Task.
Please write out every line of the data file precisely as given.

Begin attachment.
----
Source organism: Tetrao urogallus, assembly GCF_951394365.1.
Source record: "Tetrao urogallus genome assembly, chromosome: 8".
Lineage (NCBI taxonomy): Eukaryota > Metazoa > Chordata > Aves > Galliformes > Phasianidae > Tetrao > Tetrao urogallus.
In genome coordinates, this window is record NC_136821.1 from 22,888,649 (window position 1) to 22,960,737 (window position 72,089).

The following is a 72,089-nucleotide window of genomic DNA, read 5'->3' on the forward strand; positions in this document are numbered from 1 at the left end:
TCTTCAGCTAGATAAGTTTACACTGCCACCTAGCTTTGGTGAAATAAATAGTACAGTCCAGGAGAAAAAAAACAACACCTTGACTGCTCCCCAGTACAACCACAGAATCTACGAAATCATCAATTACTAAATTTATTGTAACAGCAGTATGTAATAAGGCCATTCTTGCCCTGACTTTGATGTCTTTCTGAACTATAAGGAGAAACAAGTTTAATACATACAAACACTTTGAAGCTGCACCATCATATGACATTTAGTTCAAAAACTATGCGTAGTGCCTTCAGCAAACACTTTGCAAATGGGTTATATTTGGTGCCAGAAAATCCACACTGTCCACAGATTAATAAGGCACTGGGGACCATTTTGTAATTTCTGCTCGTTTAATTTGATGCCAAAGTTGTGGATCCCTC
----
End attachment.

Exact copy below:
Source organism: Tetrao urogallus, assembly GCF_951394365.1.
Source record: "Tetrao urogallus genome assembly, chromosome: 8".
Lineage (NCBI taxonomy): Eukaryota > Metazoa > Chordata > Aves > Galliformes > Phasianidae > Tetrao > Tetrao urogallus.
In genome coordinates, this window is record NC_136821.1 from 22,888,649 (window position 1) to 22,960,737 (window position 72,089).

The following is a 72,089-nucleotide window of genomic DNA, read 5'->3' on the forward strand; positions in this document are numbered from 1 at the left end:
TCTTCAGCTAGATAAGTTTACACTGCCACCTAGCTTTGGTGAAATAAATAGTACAGTCCAGGAGAAAAAAAACAACACCTTGACTGCTCCCCAGTACAACCACAGAATCTACGAAATCATCAATTACTAAATTTATTGTAACAGCAGTATGTAATAAGGCCATTCTTGCCCTGACTTTGATGTCTTTCTGAACTATAAGGAGAAACAAGTTTAATACATACAAACACTTTGAAGCTGCACCATCATATGACATTTAGTTCAAAAACTATGCGTAGTGCCTTCAGCAAACACTTTGCAAATGGGTTATATTTGGTGCCAGAAAATCCACACTGTCCACAGATTAATAAGGCACTGGGGACCATTTTGTAATTTCTGCTCGTTTAATTTGATGCCAAAGTTGTGGATCCCTC